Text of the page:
Hi-tech home-based health monitoring will be a vital part of the solution offered to alleviate some of the healthcare pressures posed by the world’s ageing population over the next 20 years.
That is the firm prediction of University of Ulster experts who have unveiled an initiative that will boost the already thriving intelligent-sensor technology sector on both sides of the border.
With the world population over 65 set to rocket from 600 million in the year 2000 to close to two billion by 2050, researchers say that health and social services will be stretched to the limit unless new approaches are adopted.
Cutting edge research in many disciplines is enhancing Ulster’s standing as a base for ground-breaking research.
The latest UK-wide Research Assessment Exercise has reported strong world-leading and internationally-leading quality research at Ulster, with areas such as Metallurgy and Materials, and Computer Science and Informatics, significantly climbing the UK university league tables.
As more people with a range of health problems live longer, specialist firms are developing health monitoring systems that people can use in their own homes.
“The drive is for independent living,” explains Professor Jim McLaughlin, Director of the Nanotechnology and Integrated Bioengineering Centre (NIBEC) at the University of Ulster.
Professor Chris Nugent, from the Computer Science Research Institute at Ulster, adds: “Both patients and healthcare professionals can benefit through patients having a more proactive involvement in the management and monitoring of their own health.”
A new world class cross-border Centre for Intelligent Point of Care Sensors, to be operated jointly by Ulster and Dublin City University (DCU), will drive all-island research and development in the sector. The Department of Employment and Learning (NI) has awarded Ulster £2million to develop the collaboration.
A specific element of the work will focus on point of care sensors for cardiovascular analysis. Point of care sensors are hand-held, wearable or transportable devices used in the home or hospital to provide on-the-spot analysis of patient vital signs and facilitate speedy analysis by health professionals.,
NIBEC has had marked success with spin-out companies producing wireless electrodes and vital signs devices which are now widely used to monitor electrocardigram (ecg) arrhythmias associated with heart disease.
Academics at Ulster say its thrust in sensory monitoring is helping to make engineering and computing a popular and sought-after undergraduate option, reversing a trend over recent years. Ulster’s electronics degrees attract increasing numbers of undergraduates who are quickly scooped up by Northern Ireland ICT firms hungry for talent to aid business growth.
Professor McLaughlin says: “What we are doing now, again, is bringing the University’s computing, engineering and sensor device skills together so as to address a major problem that faces many of our indigenous firms – industry’s need for electronic and highly skilled computing engineers. That is an absolute necessity. Parents and students are now getting the message that engineering is a hot subject because industry will employ heavily in that area.”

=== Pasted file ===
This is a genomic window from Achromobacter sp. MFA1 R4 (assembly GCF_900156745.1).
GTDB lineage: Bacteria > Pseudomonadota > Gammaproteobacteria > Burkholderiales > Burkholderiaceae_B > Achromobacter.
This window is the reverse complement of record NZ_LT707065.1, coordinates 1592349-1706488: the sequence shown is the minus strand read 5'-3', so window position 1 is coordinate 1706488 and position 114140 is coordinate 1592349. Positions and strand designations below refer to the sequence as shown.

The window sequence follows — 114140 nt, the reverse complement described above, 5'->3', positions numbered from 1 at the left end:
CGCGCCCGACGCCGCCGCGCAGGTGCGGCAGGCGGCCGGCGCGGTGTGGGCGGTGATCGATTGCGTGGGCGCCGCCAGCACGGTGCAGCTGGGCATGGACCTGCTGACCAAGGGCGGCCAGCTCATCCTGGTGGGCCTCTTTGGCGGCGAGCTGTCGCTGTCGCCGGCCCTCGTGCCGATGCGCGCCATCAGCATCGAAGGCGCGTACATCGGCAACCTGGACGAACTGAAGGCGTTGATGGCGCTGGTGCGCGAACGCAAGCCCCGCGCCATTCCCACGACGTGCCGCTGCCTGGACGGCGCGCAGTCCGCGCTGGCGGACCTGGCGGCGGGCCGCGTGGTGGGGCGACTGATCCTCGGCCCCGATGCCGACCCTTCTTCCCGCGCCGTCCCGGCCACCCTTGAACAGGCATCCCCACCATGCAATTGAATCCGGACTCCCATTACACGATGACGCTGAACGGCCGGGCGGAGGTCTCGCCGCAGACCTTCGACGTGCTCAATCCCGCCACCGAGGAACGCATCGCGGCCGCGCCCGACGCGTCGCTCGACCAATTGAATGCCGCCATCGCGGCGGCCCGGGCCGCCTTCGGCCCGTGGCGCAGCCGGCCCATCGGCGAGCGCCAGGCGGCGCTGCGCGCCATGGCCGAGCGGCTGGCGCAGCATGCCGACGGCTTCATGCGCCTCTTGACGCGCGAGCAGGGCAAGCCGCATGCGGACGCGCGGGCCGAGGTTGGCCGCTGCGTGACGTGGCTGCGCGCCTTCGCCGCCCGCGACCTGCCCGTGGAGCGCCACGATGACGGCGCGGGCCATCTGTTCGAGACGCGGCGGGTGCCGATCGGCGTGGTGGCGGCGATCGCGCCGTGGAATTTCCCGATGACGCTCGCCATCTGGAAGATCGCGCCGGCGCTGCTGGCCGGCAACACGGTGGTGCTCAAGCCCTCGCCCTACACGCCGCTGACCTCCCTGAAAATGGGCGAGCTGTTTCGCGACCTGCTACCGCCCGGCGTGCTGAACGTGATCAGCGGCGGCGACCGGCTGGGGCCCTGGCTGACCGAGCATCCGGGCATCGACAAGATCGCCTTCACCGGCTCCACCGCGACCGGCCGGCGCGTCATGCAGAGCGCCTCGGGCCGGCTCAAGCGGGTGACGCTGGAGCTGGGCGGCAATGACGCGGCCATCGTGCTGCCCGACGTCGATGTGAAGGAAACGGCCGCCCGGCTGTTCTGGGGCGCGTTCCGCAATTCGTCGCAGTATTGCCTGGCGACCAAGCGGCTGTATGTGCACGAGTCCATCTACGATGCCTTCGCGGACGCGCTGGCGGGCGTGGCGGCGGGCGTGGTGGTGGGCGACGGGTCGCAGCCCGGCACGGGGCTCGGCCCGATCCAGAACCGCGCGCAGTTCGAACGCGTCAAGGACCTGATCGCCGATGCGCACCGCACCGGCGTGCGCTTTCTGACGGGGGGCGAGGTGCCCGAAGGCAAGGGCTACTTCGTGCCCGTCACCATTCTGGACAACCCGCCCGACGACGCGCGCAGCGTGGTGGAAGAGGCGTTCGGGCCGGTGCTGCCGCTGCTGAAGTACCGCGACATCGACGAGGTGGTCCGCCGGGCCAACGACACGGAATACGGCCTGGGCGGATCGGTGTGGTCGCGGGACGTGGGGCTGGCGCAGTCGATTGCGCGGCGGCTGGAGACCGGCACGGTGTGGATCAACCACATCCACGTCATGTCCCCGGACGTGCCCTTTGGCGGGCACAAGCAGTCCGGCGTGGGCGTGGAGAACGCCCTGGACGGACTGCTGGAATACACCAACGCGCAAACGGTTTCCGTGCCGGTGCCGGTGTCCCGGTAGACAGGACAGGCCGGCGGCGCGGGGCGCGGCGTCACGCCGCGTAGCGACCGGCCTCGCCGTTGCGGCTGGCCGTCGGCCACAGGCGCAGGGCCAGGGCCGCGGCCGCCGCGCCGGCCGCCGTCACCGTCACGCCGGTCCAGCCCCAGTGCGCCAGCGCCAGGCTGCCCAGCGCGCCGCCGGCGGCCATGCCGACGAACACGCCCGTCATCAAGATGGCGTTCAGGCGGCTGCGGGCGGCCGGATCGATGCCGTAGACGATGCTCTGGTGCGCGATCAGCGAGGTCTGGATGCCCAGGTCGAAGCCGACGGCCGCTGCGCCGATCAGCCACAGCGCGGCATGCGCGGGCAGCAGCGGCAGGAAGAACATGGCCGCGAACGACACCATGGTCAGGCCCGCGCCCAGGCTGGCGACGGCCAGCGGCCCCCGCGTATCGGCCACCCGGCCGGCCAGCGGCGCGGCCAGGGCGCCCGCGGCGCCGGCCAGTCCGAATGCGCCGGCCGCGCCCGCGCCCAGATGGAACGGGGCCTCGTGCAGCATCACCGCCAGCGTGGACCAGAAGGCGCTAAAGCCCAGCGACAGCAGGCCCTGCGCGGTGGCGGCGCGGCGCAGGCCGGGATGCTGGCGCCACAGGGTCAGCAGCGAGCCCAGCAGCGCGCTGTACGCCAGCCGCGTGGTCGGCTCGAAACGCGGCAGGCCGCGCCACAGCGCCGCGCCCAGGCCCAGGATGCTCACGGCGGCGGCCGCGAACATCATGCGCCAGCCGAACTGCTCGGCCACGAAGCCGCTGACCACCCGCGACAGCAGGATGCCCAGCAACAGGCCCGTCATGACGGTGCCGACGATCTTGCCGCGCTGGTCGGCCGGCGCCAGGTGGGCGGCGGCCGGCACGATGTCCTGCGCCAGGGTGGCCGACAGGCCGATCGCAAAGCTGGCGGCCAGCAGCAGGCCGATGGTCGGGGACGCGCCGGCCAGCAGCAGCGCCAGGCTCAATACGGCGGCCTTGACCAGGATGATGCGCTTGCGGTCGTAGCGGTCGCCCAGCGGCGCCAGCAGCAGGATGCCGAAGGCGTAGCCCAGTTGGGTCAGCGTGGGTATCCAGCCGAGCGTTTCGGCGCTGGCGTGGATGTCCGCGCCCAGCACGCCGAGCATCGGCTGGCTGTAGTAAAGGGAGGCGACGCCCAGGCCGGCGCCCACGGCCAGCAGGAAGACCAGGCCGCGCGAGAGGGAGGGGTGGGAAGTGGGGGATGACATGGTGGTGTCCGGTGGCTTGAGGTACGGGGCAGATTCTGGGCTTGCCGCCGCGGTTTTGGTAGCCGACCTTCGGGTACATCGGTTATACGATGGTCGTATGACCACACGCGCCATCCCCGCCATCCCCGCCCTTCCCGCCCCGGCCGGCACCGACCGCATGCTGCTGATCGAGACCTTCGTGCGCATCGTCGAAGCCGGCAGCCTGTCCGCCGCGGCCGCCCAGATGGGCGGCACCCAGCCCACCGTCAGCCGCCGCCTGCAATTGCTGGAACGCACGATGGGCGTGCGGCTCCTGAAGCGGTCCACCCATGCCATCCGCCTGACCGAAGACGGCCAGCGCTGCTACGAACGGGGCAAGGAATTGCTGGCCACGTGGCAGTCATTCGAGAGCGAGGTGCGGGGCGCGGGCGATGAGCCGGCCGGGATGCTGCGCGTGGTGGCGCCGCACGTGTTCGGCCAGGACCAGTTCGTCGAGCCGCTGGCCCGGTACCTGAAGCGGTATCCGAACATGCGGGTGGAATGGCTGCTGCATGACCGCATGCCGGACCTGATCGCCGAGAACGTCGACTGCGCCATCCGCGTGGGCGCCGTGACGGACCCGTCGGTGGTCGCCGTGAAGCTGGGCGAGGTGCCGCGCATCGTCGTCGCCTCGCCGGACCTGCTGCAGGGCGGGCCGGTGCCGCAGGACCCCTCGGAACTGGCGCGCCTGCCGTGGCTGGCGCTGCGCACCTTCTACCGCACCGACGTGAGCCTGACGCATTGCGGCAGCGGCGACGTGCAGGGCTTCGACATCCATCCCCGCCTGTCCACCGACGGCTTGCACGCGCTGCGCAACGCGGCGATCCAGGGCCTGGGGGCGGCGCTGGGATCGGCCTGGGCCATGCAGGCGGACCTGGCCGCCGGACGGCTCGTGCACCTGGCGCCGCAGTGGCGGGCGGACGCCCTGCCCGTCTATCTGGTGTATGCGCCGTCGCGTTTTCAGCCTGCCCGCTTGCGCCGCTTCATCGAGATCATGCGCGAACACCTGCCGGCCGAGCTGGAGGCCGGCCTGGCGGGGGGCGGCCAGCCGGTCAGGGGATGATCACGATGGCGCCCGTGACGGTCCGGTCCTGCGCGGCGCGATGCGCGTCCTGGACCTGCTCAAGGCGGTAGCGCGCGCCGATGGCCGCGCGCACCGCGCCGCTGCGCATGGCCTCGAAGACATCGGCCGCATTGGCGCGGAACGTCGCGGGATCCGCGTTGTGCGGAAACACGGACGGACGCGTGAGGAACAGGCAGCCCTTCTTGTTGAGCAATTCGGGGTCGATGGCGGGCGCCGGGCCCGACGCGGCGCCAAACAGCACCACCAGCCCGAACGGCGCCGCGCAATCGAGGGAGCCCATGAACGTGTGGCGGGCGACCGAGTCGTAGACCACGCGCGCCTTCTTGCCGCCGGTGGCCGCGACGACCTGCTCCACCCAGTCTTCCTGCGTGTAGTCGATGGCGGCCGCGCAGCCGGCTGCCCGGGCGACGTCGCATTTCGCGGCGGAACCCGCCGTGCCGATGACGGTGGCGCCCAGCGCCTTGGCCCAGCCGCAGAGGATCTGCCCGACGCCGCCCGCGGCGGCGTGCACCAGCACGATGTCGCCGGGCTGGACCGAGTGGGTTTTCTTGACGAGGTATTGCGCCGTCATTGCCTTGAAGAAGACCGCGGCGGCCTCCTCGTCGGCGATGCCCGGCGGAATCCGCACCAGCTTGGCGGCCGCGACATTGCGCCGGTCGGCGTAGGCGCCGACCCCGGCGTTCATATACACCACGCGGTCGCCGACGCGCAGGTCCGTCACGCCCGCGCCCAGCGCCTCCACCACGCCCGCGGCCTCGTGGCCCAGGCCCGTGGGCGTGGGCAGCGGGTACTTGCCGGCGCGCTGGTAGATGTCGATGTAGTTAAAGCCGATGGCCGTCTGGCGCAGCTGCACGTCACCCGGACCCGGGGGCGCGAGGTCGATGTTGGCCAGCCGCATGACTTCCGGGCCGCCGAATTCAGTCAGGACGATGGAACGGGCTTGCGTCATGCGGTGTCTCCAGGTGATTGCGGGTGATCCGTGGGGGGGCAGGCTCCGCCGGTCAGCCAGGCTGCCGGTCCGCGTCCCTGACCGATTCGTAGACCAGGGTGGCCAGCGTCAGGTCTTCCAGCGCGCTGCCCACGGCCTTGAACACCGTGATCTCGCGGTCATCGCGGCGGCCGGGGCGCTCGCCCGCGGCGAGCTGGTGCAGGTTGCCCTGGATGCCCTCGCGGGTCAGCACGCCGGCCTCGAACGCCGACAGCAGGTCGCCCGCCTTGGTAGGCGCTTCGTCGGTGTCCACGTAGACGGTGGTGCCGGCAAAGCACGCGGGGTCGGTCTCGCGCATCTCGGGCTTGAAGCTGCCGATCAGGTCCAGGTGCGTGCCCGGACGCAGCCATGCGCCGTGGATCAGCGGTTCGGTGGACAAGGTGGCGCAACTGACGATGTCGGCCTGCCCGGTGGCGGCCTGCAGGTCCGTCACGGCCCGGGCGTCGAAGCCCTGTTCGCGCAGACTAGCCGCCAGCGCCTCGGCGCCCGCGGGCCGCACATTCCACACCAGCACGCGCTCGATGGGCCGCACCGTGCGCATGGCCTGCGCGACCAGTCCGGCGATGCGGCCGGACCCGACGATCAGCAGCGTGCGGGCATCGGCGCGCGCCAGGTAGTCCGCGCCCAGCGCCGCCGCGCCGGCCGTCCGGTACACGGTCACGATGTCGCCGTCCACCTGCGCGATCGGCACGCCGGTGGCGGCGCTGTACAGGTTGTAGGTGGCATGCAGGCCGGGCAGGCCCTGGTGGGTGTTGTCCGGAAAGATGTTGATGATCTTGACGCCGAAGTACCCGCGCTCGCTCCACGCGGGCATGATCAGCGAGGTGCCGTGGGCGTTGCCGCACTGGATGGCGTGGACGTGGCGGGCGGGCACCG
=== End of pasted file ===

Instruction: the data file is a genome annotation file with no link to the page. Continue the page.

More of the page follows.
Professor McLaughlin is Director of the Nanotechnology and Advanced Materials Research Institute. He says new partnerships with DCU will answer the medical device sector’s need for a forum of excellence in development of intelligent sensory technology. Professor McLaughlin jointly leads Ulster’s side of the project with Professor Nugent, who is Professor of Biomedical Engineering within the School of Computing and Mathematics.
The partners are the island’s two main centres in Intelligent Sensor Technology – namely, the NIBEC/ Computer Science Research Institute at Ulster and the Biomedical Diagnostics Institute, DCU. The project will blend Ulster’s software-electronic device strengths with DCU’s biochemical specialisms.
Professor Nugent, who is based in the Faculty of Computing and Engineering, says: “An all-Ireland forum will help the patient because it will create new solutions to aid with healthcare problems. One of our aims will be that people can take more control of their health within their own homes and will spend less time in hospital and GP surgeries. That will have the potential to save the health service money.”
DIY-type health awareness has been around for a long time. At its most basic, it has existed in the simple home thermometer or personal weighing scales. People now have access to self-testing systems for blood pressure, heart-rate, glucose and cholesterol.
Those systems are being refined all the time to ensure effective monitoring of vital signs, blood-waste management, data analysis, information flow and researchers are developing new devices that monitor movement, falls, Stroke factors and other indicators. With internet connectivity, GPs or other clinicians can observe a person’s condition and intervene with treatment as required.
Professor Nugent says: “Technology can offer one solution to the current healthcare challenges we are faced with. In the future, as we all grow older and need increased levels of healthcare support, healthcare systems will have to be reformed to deal with this. Technology is now being viewed as one possible solution to this problem. ”